letter to the editor

Letter to the Editor: Why is the Mayor Ignoring Mobile Recycling Program Questions?

Editor:


From late January to mid-March, I sent four e-mails to the mayor. When I got neither a response nor even an acknowledgment, I hand-carried a letter to City Hall, enclosing the unresponsive e-mails … but still no response.


My question dealt with the mobile recycling program, authorized in 2016 but still not implemented. I merely asked when this long-overdue program would  be operating.


I don’t understand why the mayor, or the mayor’s staff, feel free to ignore tax payers by not even acknowledging communications.


The mobile recycling program is sorely needed. More than 90% of San Francisco residents live nowhere near a recycling service. We are paying a cost at the register for bottles and cans and we deserve the benefits of recycling. Five years of inactivity in implementing program, and unresponsiveness to questions, creates a cynical attitude toward government.


I hope that this subject matter interests you enough to do a story. I can provide you with copies of the four ignored e-mails if you like.


Richard Lang

1 reply »

  1. Some links for edification on this matter:
    https://www.sfexaminer.com/the-city/sf-fails-to-secure-3m-in-state-funds-for-mobile-recycling-pilot/
    https://www.sfexaminer.com/news/legislation-aims-to-legalize-mobile-recycling-centers-in-sf/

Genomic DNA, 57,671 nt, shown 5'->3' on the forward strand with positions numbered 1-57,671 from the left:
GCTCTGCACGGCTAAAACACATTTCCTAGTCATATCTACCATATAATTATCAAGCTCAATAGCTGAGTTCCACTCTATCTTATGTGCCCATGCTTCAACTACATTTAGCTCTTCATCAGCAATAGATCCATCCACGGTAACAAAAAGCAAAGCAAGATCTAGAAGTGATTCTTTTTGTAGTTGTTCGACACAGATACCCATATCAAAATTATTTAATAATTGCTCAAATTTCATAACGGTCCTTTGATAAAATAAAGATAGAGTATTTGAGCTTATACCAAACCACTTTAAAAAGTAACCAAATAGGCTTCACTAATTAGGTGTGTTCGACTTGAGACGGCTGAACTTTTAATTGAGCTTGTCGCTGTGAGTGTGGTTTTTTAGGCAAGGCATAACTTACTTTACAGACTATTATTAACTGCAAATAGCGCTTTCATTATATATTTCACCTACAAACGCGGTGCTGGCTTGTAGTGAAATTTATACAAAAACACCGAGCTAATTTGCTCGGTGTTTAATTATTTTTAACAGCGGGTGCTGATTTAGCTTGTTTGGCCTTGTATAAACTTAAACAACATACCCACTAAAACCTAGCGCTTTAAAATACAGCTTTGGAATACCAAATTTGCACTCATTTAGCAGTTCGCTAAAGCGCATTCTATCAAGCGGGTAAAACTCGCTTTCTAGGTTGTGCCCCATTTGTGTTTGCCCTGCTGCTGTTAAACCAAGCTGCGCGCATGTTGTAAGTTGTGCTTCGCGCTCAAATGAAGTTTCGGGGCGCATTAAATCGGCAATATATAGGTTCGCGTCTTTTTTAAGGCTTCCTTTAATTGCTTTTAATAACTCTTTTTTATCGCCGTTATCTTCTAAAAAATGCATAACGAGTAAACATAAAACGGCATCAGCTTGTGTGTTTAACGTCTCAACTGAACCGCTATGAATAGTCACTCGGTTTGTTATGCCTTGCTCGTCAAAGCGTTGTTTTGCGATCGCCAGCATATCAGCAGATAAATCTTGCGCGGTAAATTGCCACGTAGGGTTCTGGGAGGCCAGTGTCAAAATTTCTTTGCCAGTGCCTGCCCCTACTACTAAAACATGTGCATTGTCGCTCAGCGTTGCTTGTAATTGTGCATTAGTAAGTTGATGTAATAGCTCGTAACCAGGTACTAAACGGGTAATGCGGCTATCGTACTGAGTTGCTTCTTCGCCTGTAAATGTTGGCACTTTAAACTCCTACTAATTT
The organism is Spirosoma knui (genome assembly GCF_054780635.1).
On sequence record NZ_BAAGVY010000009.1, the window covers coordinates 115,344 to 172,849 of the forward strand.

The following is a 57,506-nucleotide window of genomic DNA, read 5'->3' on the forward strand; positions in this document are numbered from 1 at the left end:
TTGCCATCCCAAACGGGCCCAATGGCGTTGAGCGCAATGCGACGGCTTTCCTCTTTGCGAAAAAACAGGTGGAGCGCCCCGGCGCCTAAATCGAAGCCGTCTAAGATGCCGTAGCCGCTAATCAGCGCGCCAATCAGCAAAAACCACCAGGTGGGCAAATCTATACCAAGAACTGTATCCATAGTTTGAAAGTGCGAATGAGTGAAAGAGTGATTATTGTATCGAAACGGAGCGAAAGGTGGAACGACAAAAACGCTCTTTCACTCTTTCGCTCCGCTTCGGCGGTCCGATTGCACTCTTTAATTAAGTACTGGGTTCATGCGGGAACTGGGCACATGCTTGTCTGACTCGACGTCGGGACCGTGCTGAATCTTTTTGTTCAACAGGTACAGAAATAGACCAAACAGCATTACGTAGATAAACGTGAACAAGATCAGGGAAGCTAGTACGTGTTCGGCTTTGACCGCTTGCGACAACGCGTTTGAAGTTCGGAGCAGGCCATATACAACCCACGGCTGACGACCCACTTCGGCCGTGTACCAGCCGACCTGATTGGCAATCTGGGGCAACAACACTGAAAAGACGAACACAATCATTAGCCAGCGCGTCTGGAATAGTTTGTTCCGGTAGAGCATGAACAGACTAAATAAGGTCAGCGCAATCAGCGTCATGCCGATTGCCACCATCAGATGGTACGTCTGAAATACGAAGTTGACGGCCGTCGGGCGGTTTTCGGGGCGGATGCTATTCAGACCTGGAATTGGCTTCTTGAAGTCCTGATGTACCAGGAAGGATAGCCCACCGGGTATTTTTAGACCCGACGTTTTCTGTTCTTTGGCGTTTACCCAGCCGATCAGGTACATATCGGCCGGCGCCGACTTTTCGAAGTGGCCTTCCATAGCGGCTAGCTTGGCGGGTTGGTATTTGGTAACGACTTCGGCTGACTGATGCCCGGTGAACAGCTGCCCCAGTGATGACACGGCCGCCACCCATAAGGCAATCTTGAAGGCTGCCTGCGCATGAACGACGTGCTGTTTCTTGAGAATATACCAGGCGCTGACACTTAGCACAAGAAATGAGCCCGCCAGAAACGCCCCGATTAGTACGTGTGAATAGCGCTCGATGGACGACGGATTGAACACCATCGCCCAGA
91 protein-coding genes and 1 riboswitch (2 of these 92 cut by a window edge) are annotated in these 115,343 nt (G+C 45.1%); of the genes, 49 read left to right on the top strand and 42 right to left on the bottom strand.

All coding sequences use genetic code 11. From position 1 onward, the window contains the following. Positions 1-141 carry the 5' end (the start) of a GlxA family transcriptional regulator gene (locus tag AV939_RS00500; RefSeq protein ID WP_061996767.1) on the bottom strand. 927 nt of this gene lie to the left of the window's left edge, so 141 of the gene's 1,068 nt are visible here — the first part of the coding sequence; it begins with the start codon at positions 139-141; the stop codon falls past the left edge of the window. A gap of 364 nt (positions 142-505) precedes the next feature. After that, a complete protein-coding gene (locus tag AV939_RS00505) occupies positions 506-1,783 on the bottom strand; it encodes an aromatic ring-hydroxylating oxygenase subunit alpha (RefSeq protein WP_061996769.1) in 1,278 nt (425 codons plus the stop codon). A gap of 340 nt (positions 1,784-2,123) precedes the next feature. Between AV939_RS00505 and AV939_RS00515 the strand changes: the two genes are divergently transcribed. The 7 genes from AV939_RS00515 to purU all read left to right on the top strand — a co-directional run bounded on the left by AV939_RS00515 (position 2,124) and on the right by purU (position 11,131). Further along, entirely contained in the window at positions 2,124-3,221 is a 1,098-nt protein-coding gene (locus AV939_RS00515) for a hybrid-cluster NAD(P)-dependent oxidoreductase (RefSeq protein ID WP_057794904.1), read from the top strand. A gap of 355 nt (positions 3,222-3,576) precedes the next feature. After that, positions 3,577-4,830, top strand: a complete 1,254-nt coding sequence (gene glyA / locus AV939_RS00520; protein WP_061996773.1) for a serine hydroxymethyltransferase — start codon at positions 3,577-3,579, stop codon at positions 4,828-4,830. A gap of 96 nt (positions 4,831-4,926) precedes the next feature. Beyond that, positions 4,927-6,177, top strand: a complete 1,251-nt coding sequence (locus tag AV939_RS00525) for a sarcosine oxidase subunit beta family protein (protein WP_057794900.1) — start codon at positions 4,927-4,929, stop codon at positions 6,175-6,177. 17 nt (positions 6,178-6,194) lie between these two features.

The mobile recycling program is The City’s response to the closures of many recycling centers in San Francisco, including those at large grocery stores and the Haight Ashbury Neighborhood Council’s recycling center in Golden Gate Park.

    While the recycling centers were closed largely due to complaints from neighbors, their absence has an impact on merchants. Under California’s 1986 Beverage Container Recycling and Litter Reduction Act, or Bottle Bill, if there is not an adequate supply of recycling centers then small businesses who sell redeemable bottles and cans have to step up to accept and redeem them. They face fines if they do not.

    To get out of the requirement, stores can pay $100 a day, but for many corner stores that’s a fee they can’t afford. Larger grocers, however, are able to absorb that cost.

    State Sen. Scott Wiener, who supported the closure of the Market Street Safeway’s recycling center when he was a member of the Board of Supervisors, passed a state bill in October 2017, Senate Bill 458, that allows innovative recycling programs, such as mobile services, to adequately serve the areas and relieve small businesses of the requirement.

    Under the bill, San Francisco has until January 2020 to submit an application for the pilot program to CalRecycle for approval. The City has yet to apply. An approved pilot could operate until January 2022, but the state legislature could extend the program if it’s deemed successful.

    To fund the pilot, The City sought $3 million this year from the state’s Beverage Container Recycling Fund. The money would have paid for such things as trucks and kiosks, processing spaces, labor and marketing.

    But The City failed to get it.

    Like

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